The only persons not allowed at estate sales are known thieves, persistent trouble makers, people that tend to be physically threatening and those that have passed bad checks or commit credit card fraud.

Although there isn’t any federal regulation on estate sales, there is federal law about discrimination and that affects all businesses.

Having a broad attendance at your estate sale increases the likely hood of achieving success. It doesn’t matter who spends, the important thing is that they spend.

EstateSalesNews.com has not addressed this issue before and we want this to be the only time.

Wishing you a happy Monday.

Where Does Estate Sale Experience Come From?

Time to ask the question where does estate sale experience come from?

More organizations, associations and societies are entering the estate sale field.

The question arises, where do they get their expertise in the estate sale field from? Some of the owners of estate sale companies are members of appraisal organizations such as ISA, CAGA or ASA. They have completed courses of study by these associations. Have met their requirements including experience, years in the business and a code of ethics and professional conduct they adhere to.

Many estate liquidators started out as helpers or apprenticed at estate sales. A great way to acquire knowledge about personal property, antiques, and art.

Others have taken courses such as the Fine Art course offered by NYU.

Each of these estate sale associations, societies and organizations has written their own code of ethics. There isn’t a national code of ethics or a state code of ethics.

Sales Tax State By State – Does Your State Charge Sales Tax At Estate Sales

 EstateSalesNews.com is providing the sales taxes charged by the 50 states.  Not all states charge sales tax on estate sales. It depends on the county, city or town. Check with your state to learn if your state requires sales tax be charged at estate sales. Do not expect cash payment to evade paying sales tax. Retail stores charge it and states are alert to estate sale companies failing to charge it.

Currently there are only 4 states that do not require sales tax at estate sales.

Be kind to the estate sale company. They are doing what is required and this is extra paperwork for them that they are not compensated for.

Alabama 4% – 12%, Alaska 0%, Arizona 2% -6.6%, Arkansas 6.5%

California 7.5% -10.0%, Colorado 2.9% – 8.0%, Connecticut 6.35%

Delaware 0%, District of Columbia 5% – 7.5%

Florida 6% – 7%

Georgia 4% – 6%

Hawaii Gross receipts and use tax 4% +

Idaho 6.0%, Illinois 6.25% -9.0%, Indiana 7.0%, Iowa 6.0% -7.0%

Kansas 6.15% – 11.15%, Kentucky 6.0%

Louisiana 4.0% – 9.0%

Maine 5.5%, Maryland 6.%, Massachusetts 6.25%, Michigan 6.0%, Minnesota 6.0%, Missouri 4.225% – 9.6%, Montana 0%

Nebraska 5.5% – 7.0%, Nevada 6.85% – 7.25%, New Hampshire 0%, New Jersey 7.0% enterprise zone 3.5%, New Mexico 5.0% – 8.8625%, New York 7.0% – 8.75%, North Carolina 4.75% – 7.0%, North Dakota 2.0% – 7.0%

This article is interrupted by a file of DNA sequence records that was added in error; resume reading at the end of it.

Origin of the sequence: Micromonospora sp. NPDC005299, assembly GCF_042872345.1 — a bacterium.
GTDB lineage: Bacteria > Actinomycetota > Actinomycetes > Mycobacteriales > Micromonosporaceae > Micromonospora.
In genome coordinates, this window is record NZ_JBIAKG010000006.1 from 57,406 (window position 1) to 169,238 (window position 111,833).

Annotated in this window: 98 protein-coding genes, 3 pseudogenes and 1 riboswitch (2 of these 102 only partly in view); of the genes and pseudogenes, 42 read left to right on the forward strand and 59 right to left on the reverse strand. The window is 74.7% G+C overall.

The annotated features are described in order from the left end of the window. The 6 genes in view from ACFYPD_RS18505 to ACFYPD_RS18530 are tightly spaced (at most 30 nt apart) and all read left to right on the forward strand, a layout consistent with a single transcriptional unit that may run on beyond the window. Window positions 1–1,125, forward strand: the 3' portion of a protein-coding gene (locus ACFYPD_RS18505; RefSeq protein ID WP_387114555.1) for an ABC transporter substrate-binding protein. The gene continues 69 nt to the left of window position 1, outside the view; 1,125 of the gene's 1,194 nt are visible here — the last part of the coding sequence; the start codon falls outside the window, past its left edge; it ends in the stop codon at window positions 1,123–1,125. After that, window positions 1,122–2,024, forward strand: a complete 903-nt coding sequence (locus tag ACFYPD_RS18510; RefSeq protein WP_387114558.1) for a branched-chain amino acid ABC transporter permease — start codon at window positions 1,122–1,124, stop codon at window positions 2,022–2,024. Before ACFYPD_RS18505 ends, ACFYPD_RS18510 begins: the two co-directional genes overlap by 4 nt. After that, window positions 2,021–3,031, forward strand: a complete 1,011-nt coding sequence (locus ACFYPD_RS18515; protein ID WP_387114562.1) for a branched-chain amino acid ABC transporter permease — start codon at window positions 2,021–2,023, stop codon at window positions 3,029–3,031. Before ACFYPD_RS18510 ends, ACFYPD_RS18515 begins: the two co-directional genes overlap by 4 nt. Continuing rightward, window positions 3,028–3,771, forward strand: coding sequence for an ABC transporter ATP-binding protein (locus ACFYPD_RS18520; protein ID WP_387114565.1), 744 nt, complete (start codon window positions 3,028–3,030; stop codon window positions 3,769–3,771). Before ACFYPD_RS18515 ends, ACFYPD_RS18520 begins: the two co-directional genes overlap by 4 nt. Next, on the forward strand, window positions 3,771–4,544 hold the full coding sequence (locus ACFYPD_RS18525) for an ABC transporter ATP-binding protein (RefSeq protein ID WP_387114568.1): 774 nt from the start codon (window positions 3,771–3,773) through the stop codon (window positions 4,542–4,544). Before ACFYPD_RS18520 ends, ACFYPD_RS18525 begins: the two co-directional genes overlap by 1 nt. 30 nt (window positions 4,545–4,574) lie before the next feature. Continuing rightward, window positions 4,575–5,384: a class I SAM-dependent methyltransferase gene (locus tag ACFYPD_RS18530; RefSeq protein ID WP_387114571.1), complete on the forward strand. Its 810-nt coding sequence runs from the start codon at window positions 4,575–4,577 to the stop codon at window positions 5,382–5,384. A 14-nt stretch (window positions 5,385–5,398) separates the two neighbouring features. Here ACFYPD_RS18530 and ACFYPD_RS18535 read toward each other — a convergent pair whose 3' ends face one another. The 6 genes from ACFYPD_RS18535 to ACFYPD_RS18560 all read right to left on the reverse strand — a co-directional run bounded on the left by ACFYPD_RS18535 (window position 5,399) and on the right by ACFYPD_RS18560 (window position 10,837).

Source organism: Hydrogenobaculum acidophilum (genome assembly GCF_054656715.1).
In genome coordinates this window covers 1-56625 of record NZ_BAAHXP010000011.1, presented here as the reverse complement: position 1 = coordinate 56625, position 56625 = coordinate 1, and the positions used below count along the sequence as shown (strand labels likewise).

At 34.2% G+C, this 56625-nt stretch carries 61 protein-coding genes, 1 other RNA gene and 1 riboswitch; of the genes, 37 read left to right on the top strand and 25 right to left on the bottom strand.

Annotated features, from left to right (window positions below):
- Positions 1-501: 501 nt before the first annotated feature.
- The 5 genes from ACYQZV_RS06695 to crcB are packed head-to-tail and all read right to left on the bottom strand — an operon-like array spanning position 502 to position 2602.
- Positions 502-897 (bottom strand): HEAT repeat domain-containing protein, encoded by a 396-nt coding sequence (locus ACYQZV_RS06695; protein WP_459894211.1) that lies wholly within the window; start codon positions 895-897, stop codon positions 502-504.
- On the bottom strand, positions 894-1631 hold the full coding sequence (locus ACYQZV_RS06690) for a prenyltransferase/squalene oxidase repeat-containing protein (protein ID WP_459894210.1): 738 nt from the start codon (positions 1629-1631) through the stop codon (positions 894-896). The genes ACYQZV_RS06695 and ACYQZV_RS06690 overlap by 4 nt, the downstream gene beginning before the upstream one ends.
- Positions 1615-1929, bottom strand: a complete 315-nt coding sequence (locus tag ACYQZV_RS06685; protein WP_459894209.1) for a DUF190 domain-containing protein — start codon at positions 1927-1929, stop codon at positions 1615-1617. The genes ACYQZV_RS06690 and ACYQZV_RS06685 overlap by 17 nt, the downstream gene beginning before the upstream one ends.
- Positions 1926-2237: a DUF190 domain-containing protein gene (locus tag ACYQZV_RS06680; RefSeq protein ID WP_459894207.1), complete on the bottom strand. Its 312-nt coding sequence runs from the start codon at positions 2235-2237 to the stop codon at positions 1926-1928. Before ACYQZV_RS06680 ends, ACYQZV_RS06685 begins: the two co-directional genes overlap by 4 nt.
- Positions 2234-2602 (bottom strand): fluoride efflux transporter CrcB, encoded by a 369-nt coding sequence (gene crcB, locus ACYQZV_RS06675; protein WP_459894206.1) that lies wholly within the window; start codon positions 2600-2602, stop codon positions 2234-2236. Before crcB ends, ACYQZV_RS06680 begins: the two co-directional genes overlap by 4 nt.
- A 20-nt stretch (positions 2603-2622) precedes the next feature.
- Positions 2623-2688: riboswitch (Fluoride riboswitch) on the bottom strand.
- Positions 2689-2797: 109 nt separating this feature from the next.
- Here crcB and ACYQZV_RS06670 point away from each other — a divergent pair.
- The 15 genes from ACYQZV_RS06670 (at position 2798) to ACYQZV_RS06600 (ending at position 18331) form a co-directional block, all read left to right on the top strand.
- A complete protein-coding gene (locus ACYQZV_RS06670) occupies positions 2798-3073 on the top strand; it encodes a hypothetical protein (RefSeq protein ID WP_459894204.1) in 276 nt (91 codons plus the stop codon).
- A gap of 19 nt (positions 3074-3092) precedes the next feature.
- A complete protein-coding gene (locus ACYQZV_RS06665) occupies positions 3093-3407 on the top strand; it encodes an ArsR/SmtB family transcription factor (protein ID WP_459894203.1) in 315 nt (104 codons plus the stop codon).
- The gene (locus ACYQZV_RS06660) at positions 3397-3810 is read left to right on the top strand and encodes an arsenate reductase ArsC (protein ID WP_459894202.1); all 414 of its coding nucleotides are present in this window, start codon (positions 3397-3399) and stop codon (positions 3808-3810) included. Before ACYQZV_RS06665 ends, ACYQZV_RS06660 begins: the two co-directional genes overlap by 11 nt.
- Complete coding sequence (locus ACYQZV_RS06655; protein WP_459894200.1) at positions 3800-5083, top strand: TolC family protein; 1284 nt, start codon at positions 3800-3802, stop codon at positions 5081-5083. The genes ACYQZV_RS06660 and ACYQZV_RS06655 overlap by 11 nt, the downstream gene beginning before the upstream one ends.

Ohio 5.75% – 8.0%, Oklahoma 4.5% – cities 7.5% – 8.5%, Oregon 0%

Pennsylvania 6.0% Philadelphia 8.0%

South Carolina 6.0% – 10.5%, South Dakota 4.0%

Tennessee 7.0% – 9.25%, Texas 6.25% – 8.25%

 Utah 5.95%

Vermont 6.0%, Virginia 5.3% – 6.5%

Washington 6.5%, West Virginia 6.0%, Wisconsin 5.0% – 5.5%, Wyoming 4.0% – 7.0%

Understanding The Estate Sale Process

Understanding the estate sale process is very important as the liquidation business continues to grow.

Estate sale companies cannot commit until they have seen everything you are selling. The company needs to decide if there is enough in the sale to make it profitable for them.

Estate liquidators have many expenses such as insurance, staff, supplies, security and the time needed to prepare the sale. Liquidators have to include their advertising costs to compete with the growing number of estate sales.

Sellers hiring an estate sale company should recognize that they have a multitude of expenses. Working to create a successful sale for you to the best of their ability requires knowledge and marketing experience.

Estate liquidators also need empathy in many cases for clients.

A strong estate sale contract that protects and explains the estate sale company obligations and the sellers obligations is very important in the process. Many estate sale companies have their contracts prepared by attorneys.

The estate sale company may have a membership in associations such as the NAOEL. These associations and societies charge a fee to join and a yearly fee for membership. They also provide education that they charge the estate liquidator for.

The estate sale company incurs the cost of excepting charge cards. Fees are accessed and each company decides whether to charge them to a seller or absorb them. This may be part of their commission. Each estate sale company is different.

Sellers should understand what is required to prepare and conduct a sale. Reviewing the estate sale process with any estate sale company you are interviewing is important to avoid future misunderstandings.